Posttransfusion purpura (PTP) is a rare syndrome characterized by severe throm-bocytopenia and mucocutaneous bleeding that begins 5-10 days after blood transfusion, usually red cell concentrates. More than 95% of affected patients are older women, in keeping with its pathogenesis of an anamnestic recurrence of platelet-specific alloantibodies in women previously sensitized by pregnancy. Destruction of autologous platelets is believed to result from the pseudospecificity of the alloimmune response, e.g., the high-titer anti-human platelet antigen-la (anti HPA-la) alloantibodies (the most frequent cause of the syndrome) probably somewhat recognize the autologous HPA-lb alloantigen.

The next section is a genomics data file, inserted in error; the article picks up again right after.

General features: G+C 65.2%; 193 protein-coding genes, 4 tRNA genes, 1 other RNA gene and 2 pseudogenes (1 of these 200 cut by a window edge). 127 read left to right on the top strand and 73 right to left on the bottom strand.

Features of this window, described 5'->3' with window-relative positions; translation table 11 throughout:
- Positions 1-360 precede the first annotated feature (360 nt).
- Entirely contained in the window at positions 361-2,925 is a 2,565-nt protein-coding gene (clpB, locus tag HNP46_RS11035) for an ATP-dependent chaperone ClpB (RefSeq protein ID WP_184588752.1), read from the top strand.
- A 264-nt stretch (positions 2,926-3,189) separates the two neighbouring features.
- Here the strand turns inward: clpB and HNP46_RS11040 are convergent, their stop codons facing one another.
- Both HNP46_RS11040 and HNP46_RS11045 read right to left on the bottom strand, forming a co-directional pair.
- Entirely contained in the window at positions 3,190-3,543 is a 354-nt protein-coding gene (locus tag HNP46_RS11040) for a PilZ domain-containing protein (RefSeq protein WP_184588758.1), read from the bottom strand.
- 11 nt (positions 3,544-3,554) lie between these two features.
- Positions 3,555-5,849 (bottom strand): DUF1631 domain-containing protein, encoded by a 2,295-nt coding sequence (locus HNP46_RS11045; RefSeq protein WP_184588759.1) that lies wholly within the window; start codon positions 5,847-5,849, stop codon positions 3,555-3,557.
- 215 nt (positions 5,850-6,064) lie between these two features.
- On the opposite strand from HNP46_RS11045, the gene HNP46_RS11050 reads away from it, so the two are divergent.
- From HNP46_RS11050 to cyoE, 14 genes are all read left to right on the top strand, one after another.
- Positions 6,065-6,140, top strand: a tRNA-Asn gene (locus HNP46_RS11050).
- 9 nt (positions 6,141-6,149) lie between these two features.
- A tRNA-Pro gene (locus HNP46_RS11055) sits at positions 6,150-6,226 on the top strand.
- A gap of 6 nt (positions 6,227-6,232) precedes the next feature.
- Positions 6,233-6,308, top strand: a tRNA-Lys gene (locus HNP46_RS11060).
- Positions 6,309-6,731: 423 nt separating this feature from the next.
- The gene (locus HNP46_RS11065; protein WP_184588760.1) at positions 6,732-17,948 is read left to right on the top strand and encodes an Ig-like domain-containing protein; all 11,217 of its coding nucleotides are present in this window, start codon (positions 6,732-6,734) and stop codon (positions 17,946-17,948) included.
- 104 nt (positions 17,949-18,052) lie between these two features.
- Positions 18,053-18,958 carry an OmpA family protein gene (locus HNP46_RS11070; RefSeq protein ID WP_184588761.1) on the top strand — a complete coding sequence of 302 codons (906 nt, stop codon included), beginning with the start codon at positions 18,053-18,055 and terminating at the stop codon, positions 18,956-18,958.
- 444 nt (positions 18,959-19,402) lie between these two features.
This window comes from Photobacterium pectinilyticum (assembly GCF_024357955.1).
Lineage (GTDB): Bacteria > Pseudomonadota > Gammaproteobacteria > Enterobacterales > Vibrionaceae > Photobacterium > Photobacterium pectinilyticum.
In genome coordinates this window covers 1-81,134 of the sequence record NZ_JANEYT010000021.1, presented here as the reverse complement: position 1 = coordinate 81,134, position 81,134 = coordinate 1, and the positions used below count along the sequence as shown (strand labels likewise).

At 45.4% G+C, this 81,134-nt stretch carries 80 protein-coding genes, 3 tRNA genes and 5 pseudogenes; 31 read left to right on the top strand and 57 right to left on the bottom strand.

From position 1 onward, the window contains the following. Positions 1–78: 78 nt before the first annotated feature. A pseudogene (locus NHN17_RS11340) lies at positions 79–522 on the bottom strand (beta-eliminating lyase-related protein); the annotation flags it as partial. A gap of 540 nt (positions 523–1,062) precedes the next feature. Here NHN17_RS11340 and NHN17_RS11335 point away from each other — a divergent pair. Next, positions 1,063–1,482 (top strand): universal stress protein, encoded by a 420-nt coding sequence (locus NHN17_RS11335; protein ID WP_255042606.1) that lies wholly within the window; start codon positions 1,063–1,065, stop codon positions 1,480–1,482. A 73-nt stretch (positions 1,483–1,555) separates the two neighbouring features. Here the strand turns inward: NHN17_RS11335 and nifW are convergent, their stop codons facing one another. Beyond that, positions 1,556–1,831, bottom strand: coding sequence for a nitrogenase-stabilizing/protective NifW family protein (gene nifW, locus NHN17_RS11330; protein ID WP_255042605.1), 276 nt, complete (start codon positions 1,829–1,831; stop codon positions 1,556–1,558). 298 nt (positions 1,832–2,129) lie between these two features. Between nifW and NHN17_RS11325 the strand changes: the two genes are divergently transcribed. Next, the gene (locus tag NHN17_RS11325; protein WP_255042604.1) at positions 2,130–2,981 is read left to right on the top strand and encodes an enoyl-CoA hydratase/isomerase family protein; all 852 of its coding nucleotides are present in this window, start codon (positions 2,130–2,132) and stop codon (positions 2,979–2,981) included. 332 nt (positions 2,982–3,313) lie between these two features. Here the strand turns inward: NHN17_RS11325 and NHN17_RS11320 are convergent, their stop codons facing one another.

Because both PTP and HIT typically occur about a week after surgery managed with perioperative blood transfusions and postoperative heparin prophylaxis, a diagnostic dilemma can arise (Lubenow et al., 2000). A useful clinical clue is the presence or absence of petechiae: PTP almost invariably is characterized by this hallmark of severe thrombocytopenia, whereas patients with HIT generally do not develop petechiae, even if they have very severe thrombocytopenia. The presence of high titers of platelet-reactive alloantibodies suggests PTP.
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